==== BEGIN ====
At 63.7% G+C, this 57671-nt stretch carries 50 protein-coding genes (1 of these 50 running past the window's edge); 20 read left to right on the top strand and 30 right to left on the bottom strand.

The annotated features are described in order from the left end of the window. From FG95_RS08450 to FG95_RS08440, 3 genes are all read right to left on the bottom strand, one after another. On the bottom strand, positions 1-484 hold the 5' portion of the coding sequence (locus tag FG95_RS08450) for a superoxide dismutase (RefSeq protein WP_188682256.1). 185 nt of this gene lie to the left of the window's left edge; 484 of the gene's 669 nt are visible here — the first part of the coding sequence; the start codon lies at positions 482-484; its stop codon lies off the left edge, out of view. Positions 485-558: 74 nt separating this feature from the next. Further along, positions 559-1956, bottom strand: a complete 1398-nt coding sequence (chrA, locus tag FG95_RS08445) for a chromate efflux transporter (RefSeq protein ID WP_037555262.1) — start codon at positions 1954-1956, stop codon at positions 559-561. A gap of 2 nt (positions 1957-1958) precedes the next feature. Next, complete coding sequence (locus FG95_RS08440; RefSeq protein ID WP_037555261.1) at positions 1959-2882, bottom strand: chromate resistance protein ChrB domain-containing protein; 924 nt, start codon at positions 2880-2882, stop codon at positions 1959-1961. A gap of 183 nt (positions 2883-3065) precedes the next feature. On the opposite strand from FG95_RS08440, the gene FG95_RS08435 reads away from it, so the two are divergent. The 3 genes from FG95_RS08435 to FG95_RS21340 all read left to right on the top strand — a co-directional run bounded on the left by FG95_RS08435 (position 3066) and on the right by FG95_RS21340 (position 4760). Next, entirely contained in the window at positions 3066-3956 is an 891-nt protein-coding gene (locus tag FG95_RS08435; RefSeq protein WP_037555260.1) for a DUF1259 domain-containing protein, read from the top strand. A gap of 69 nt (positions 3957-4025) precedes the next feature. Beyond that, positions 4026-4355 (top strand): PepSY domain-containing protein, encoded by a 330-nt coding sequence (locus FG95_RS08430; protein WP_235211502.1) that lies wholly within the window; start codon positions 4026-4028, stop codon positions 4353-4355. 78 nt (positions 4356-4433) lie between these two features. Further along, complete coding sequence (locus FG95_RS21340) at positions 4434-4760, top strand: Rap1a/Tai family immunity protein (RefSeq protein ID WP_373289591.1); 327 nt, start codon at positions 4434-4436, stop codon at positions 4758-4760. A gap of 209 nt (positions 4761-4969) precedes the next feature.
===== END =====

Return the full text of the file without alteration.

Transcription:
At 63.7% G+C, this 57671-nt stretch carries 50 protein-coding genes (1 of these 50 running past the window's edge); 20 read left to right on the top strand and 30 right to left on the bottom strand.

The annotated features are described in order from the left end of the window. From FG95_RS08450 to FG95_RS08440, 3 genes are all read right to left on the bottom strand, one after another. On the bottom strand, positions 1-484 hold the 5' portion of the coding sequence (locus tag FG95_RS08450) for a superoxide dismutase (RefSeq protein WP_188682256.1). 185 nt of this gene lie to the left of the window's left edge; 484 of the gene's 669 nt are visible here — the first part of the coding sequence; the start codon lies at positions 482-484; its stop codon lies off the left edge, out of view. Positions 485-558: 74 nt separating this feature from the next. Further along, positions 559-1956, bottom strand: a complete 1398-nt coding sequence (chrA, locus tag FG95_RS08445) for a chromate efflux transporter (RefSeq protein ID WP_037555262.1) — start codon at positions 1954-1956, stop codon at positions 559-561. A gap of 2 nt (positions 1957-1958) precedes the next feature. Next, complete coding sequence (locus FG95_RS08440; RefSeq protein ID WP_037555261.1) at positions 1959-2882, bottom strand: chromate resistance protein ChrB domain-containing protein; 924 nt, start codon at positions 2880-2882, stop codon at positions 1959-1961. A gap of 183 nt (positions 2883-3065) precedes the next feature. On the opposite strand from FG95_RS08440, the gene FG95_RS08435 reads away from it, so the two are divergent. The 3 genes from FG95_RS08435 to FG95_RS21340 all read left to right on the top strand — a co-directional run bounded on the left by FG95_RS08435 (position 3066) and on the right by FG95_RS21340 (position 4760). Next, entirely contained in the window at positions 3066-3956 is an 891-nt protein-coding gene (locus tag FG95_RS08435; RefSeq protein WP_037555260.1) for a DUF1259 domain-containing protein, read from the top strand. A gap of 69 nt (positions 3957-4025) precedes the next feature. Beyond that, positions 4026-4355 (top strand): PepSY domain-containing protein, encoded by a 330-nt coding sequence (locus FG95_RS08430; protein WP_235211502.1) that lies wholly within the window; start codon positions 4026-4028, stop codon positions 4353-4355. 78 nt (positions 4356-4433) lie between these two features. Further along, complete coding sequence (locus FG95_RS21340) at positions 4434-4760, top strand: Rap1a/Tai family immunity protein (RefSeq protein ID WP_373289591.1); 327 nt, start codon at positions 4434-4436, stop codon at positions 4758-4760. A gap of 209 nt (positions 4761-4969) precedes the next feature.